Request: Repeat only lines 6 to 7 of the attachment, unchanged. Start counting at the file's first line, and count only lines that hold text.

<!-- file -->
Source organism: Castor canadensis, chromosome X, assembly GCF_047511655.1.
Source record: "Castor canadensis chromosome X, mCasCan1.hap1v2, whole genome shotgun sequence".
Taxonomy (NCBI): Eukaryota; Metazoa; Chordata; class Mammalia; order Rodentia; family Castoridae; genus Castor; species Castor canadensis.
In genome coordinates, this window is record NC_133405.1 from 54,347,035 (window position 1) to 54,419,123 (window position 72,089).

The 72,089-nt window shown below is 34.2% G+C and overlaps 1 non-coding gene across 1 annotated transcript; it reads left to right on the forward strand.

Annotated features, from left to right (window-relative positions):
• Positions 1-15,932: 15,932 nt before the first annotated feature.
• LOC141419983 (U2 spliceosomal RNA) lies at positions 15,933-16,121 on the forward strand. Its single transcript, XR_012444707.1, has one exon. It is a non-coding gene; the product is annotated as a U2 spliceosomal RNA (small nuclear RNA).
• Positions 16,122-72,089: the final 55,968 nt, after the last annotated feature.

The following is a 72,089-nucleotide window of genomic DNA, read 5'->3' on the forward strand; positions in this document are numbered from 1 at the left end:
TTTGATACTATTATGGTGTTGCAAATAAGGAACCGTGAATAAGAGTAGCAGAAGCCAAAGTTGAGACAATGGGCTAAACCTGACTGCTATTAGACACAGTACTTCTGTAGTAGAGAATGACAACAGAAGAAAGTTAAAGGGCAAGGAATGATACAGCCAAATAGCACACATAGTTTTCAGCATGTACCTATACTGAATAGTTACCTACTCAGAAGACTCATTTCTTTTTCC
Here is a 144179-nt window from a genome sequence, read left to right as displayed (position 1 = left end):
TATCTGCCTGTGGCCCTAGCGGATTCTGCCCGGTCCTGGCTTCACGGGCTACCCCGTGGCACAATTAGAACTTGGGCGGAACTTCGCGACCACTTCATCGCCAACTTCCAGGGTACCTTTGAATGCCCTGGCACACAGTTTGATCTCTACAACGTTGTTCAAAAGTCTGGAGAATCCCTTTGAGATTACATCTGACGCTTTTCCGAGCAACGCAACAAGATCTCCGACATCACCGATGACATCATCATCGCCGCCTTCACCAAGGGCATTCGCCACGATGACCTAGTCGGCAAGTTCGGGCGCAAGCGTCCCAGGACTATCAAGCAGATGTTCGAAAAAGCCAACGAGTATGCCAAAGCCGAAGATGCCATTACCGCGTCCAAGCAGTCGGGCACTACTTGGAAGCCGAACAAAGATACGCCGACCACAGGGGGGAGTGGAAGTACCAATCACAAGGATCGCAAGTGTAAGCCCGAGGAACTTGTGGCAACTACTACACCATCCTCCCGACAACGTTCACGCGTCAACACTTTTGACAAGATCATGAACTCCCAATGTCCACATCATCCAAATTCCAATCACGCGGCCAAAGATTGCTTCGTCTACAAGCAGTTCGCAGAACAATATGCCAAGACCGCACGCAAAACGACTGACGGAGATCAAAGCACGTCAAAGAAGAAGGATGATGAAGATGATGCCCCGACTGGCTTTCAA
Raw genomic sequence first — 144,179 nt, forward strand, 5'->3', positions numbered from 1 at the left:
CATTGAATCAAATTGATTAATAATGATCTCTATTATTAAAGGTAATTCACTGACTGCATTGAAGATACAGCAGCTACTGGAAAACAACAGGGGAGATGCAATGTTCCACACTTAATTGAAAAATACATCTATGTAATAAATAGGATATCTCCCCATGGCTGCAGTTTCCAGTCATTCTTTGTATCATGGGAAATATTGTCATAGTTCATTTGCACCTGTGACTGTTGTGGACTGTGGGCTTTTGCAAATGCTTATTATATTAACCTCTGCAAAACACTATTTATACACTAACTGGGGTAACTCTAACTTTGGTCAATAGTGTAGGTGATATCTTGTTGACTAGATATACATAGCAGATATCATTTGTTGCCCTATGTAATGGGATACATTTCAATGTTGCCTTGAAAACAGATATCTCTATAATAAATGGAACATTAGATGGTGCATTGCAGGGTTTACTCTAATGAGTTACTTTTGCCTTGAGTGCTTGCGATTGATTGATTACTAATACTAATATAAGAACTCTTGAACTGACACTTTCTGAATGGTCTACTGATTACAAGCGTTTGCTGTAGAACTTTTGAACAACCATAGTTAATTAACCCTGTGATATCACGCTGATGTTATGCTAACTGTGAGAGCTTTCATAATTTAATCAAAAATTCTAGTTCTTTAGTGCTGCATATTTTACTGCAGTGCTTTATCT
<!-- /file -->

Annotated features, from left to right (window-relative positions):
• Positions 1-15,932: 15,932 nt before the first annotated feature.